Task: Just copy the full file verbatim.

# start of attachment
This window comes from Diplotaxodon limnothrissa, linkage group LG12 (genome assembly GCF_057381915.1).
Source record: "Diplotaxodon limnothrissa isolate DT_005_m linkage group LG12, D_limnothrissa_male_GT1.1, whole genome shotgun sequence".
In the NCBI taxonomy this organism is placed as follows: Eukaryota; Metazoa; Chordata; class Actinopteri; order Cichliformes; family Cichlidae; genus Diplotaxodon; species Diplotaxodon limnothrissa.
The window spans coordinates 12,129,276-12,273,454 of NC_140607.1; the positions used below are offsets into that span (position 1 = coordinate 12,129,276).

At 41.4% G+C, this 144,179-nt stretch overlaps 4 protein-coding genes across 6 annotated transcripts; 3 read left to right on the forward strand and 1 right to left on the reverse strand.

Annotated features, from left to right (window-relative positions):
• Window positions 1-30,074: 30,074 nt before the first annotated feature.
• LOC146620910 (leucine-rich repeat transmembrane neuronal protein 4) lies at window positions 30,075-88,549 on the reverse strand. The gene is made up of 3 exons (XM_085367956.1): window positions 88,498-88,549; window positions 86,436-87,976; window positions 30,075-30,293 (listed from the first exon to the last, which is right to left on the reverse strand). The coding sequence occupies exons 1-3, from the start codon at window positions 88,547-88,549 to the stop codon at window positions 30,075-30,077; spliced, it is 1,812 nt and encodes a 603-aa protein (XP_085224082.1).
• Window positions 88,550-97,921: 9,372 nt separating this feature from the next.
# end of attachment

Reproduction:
This window comes from Diplotaxodon limnothrissa, linkage group LG12 (genome assembly GCF_057381915.1).
Source record: "Diplotaxodon limnothrissa isolate DT_005_m linkage group LG12, D_limnothrissa_male_GT1.1, whole genome shotgun sequence".
In the NCBI taxonomy this organism is placed as follows: Eukaryota; Metazoa; Chordata; class Actinopteri; order Cichliformes; family Cichlidae; genus Diplotaxodon; species Diplotaxodon limnothrissa.
The window spans coordinates 12,129,276-12,273,454 of NC_140607.1; the positions used below are offsets into that span (position 1 = coordinate 12,129,276).

At 41.4% G+C, this 144,179-nt stretch overlaps 4 protein-coding genes across 6 annotated transcripts; 3 read left to right on the forward strand and 1 right to left on the reverse strand.

Annotated features, from left to right (window-relative positions):
• Window positions 1-30,074: 30,074 nt before the first annotated feature.
• LOC146620910 (leucine-rich repeat transmembrane neuronal protein 4) lies at window positions 30,075-88,549 on the reverse strand. The gene is made up of 3 exons (XM_085367956.1): window positions 88,498-88,549; window positions 86,436-87,976; window positions 30,075-30,293 (listed from the first exon to the last, which is right to left on the reverse strand). The coding sequence occupies exons 1-3, from the start codon at window positions 88,547-88,549 to the stop codon at window positions 30,075-30,077; spliced, it is 1,812 nt and encodes a 603-aa protein (XP_085224082.1).
• Window positions 88,550-97,921: 9,372 nt separating this feature from the next.